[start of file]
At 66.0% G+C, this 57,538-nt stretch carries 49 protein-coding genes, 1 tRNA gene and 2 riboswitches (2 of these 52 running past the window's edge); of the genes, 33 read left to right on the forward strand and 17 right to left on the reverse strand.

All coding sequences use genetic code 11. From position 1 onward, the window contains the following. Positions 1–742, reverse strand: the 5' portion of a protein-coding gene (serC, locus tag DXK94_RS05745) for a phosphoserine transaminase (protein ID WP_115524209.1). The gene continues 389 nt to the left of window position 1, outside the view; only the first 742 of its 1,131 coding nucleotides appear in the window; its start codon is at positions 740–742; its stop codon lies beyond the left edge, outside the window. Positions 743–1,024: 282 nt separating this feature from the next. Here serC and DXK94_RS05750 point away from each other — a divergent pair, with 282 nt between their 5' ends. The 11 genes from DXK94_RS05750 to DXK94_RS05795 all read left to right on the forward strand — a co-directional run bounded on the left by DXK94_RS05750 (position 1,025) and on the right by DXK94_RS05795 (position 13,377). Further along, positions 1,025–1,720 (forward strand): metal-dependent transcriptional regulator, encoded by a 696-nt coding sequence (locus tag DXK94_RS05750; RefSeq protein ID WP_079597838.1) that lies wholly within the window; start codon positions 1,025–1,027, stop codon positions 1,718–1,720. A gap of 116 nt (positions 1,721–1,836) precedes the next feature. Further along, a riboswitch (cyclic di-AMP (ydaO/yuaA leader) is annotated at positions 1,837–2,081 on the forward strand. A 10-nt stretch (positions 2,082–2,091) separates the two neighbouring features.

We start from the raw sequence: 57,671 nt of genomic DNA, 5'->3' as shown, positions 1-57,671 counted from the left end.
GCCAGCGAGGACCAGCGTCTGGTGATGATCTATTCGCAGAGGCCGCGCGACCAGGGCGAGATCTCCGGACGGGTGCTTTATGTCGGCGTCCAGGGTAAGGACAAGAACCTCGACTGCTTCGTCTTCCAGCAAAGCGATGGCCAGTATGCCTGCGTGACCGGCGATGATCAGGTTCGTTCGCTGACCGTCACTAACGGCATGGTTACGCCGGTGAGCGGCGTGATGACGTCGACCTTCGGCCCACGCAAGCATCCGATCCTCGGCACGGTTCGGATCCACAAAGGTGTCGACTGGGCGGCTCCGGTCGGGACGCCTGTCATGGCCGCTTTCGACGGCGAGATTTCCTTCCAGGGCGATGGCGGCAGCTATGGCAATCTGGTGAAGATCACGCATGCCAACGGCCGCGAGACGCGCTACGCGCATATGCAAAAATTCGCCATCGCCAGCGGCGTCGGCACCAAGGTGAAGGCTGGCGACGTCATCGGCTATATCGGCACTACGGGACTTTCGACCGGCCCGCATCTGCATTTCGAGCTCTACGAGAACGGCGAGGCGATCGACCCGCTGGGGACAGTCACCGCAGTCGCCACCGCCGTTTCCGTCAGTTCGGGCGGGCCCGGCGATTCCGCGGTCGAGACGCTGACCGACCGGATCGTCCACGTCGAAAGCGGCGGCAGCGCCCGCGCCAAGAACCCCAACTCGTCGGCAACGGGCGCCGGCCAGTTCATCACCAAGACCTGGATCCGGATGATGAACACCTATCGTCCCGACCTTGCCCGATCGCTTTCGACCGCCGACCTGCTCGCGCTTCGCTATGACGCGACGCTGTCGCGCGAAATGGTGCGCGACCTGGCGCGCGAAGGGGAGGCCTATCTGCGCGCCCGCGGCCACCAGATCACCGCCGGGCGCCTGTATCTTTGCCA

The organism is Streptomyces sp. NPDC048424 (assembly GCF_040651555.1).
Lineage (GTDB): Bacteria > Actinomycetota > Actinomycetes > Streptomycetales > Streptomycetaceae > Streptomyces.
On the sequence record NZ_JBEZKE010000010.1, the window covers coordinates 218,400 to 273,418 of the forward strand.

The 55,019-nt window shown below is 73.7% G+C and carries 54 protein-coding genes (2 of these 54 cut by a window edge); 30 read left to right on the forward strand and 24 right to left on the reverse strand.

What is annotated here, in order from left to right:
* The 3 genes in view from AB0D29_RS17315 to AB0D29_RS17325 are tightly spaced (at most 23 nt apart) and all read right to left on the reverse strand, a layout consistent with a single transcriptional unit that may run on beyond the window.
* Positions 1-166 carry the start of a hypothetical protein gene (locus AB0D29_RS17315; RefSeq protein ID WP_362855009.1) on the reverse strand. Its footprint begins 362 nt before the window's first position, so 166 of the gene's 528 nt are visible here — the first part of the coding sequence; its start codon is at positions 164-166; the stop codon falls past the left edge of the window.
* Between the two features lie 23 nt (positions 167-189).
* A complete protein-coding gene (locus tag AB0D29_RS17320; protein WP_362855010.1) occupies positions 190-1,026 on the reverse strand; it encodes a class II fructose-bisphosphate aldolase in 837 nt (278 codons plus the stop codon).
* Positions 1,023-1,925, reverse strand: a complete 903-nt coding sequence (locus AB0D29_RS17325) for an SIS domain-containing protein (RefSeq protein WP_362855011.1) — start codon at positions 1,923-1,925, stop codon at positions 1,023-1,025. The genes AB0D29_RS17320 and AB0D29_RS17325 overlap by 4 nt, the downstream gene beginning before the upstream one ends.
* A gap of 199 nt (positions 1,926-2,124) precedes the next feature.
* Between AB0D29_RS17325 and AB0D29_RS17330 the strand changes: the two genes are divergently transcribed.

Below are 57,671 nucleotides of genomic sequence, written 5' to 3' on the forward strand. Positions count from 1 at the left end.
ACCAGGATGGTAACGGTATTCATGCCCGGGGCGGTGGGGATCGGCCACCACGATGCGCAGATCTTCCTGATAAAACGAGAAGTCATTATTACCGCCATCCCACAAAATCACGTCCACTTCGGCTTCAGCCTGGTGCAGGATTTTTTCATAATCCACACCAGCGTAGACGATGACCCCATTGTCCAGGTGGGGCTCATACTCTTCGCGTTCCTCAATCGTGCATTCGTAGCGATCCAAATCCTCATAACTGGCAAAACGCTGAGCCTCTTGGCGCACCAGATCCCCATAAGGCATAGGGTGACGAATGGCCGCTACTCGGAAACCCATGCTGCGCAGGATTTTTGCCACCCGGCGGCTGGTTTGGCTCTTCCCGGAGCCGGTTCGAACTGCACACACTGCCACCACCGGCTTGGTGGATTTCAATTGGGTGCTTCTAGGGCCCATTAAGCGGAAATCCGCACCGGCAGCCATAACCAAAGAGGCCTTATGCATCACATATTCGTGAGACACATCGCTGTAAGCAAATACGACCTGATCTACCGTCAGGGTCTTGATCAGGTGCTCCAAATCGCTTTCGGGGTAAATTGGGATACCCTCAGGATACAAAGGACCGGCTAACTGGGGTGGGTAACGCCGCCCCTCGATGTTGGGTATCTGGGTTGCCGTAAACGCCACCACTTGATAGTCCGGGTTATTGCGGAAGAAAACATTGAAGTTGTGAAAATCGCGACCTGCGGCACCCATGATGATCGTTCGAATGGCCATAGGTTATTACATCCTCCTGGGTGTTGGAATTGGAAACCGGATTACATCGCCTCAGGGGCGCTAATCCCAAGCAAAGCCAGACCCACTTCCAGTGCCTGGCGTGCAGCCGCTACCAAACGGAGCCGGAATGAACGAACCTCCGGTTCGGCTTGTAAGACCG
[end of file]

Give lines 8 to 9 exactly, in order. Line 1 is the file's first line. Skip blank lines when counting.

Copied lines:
The 55,019-nt window shown below is 73.7% G+C and carries 54 protein-coding genes (2 of these 54 cut by a window edge); 30 read left to right on the forward strand and 24 right to left on the reverse strand.

What is annotated here, in order from left to right: